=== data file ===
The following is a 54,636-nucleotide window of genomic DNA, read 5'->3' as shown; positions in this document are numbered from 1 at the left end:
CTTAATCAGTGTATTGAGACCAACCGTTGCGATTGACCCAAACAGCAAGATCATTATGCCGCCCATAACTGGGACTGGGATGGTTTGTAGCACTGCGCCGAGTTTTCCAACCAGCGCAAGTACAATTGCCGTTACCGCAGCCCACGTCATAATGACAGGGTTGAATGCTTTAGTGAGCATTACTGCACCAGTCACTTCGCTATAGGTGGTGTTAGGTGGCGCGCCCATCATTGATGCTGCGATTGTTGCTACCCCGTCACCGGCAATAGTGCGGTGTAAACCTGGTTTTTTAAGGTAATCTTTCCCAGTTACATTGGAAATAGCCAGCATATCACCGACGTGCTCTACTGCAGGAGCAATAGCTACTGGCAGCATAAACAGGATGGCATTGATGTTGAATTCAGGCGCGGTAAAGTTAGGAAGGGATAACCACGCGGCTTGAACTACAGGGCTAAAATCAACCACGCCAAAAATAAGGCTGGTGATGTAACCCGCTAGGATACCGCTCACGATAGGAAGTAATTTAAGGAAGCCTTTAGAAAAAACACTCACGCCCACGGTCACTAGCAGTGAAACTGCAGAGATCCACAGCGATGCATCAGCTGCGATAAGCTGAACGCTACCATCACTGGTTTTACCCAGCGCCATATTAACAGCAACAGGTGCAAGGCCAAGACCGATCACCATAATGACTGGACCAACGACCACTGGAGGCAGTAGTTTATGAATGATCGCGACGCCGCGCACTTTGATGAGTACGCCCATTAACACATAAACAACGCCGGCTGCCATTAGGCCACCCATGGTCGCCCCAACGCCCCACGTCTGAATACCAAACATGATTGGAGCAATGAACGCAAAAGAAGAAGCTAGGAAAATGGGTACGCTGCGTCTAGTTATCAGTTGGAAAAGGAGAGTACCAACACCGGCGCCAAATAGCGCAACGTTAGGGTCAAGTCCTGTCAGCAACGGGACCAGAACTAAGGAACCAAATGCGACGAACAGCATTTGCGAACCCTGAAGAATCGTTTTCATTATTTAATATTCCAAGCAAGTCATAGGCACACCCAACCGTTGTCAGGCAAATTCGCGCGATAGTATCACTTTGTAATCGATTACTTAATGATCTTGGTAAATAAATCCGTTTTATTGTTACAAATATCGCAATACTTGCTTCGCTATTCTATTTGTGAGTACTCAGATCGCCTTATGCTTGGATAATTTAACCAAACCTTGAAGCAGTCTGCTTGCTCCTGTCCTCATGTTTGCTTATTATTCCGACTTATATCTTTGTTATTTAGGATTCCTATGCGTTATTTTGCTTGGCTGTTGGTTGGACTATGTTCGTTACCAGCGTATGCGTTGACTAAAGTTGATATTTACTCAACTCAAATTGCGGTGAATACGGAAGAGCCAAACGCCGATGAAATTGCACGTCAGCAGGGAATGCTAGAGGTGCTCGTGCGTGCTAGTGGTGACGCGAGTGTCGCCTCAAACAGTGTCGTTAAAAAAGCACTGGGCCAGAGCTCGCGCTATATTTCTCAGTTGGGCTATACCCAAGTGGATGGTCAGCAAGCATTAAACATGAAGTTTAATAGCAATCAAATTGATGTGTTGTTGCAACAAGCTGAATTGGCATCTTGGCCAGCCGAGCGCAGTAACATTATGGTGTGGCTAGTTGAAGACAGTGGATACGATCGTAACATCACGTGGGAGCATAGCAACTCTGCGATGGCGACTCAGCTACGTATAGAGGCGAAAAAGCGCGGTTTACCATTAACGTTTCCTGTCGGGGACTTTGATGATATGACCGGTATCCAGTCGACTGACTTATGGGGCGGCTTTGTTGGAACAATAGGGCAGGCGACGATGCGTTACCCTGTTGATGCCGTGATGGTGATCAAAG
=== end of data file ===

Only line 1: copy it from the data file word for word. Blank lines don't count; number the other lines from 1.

The following is a 54,636-nucleotide window of genomic DNA, read 5'->3' as shown; positions in this document are numbered from 1 at the left end: